Wind Ensemble, Concert Band perform American classics

By Mary DiRienzo
Correspondent

Laprade guides the musicians through their performance (Diana Solano / Distribution Manager).

The TCNJ Wind Ensemble and Concert Band performed at Kendall Hall Mainstage on Friday, Oct. 18 at “The American Dream” concert. 

The program, which celebrated American composers and music, was conducted by music professor and director of TCNJ Bands Eric Laprade. 

After a 7:15 p.m. pre-concert discussion with Laprade, members of the TCNJ Wind Ensemble and Alberto Parrini, a music professor who performed with the cello for that night, the concert opened with the TCNJ Concert Band. 

The first piece of the night was “Overture for Winds” composed by Charles Carter. The composition remains one of Carter’s greatest works. Throughout this piece, there were three varying themes that created the dimension of the work. The opening burst with energy, while the middle was slower and expressive and the last theme repeated the first, building to the climactic ending. 

Next up was “Tribute,” a piece that was composed by the contemporary composer Travis J. Cross. As a dedication to James Hubert Grimes, Cross’ grandfather, conductors often use this piece to honor whomever they choose. The piece closed with alternating trumpet solos, which allowed the brass section to shine. 

“Candide Suite” was the third piece in the program and swept the stage. Composed by Leonard Berstein, “Candide” is an operetta based on Volitare’s novella of the same name. “Candide” opened on Broadway in 1956 and became a popular theatre piece for music schools. This suite is comprised of four numbers from the musical, highlighting the key moments in the story, such as “Glitter and Be Gay” and “The Best of All Possible Worlds.”

To end the set, the band played “Strange Humors,” which is composed by another contemporary composer, John Mackey. The heart of the piece comes from the Djembe played by Antonio Morra, a sophomore percussion music education major. The piece opened with an English horn solo performed by Mackenzie Miller, a sophomore music education major.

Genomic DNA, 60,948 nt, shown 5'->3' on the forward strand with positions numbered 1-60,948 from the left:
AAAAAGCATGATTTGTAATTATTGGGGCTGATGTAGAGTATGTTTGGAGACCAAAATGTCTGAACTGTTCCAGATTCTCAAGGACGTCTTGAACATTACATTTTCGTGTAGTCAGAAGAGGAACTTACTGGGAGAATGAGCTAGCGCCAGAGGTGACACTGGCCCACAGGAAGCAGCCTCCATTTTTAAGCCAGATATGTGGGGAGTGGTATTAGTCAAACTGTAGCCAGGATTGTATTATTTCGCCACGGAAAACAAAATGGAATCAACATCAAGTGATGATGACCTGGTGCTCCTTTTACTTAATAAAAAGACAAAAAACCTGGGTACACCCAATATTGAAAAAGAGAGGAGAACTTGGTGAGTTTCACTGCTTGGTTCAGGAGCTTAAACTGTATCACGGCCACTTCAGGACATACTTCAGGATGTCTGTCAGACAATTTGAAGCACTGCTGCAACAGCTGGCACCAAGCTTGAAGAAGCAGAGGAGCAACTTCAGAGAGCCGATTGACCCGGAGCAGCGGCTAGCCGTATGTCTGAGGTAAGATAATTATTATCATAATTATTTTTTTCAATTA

After a brief intermission, next up was the TCNJ Wind Ensemble.

The opening piece was “An Outdoor Overture” by composer Aaron Copland. The piece began with a powerful introduction from the whole ensemble, which then moved into a trumpet solo performed by Bryan Cook, a junior music education major.  

Next up was “Half Mast Inhibition” by Charles Mingus. The piece featured Parrini on cello and a select chamber ensemble comprised of a few of the Wind Ensemble members. 

The following piece, “Arahita” by Roshanne Etezady, bears the name of the Iranain goddess of fertility and healing, which was highlighted in this three-movement composition. The inspiration of the piece originates from a Persian poem of the same name. The three movements share an element of nighttime and sleep.

Finally, the night closed off with two American marches titled “Country Band March” by Charles Ives and “Easter Monday on the White House Lawn” by John Philip Sousa. “Country Band March” was a nostalgic piece that displayed popular tunes from Ives’ childhood, ait included elements of ragtime that enlivened the march.

As the concert concluded, family and friends swarmed the performers of both ensembles. 

James Mikula, a junior trumpet music education major, played in the concert as a culmination of his hard work so far this semester. 

“It’s a lot of fun playing for the audiences and showing them our hard work,” Mikula said. “Being in the band family builds (amazing) relationships, (which) makes making music more fun.”

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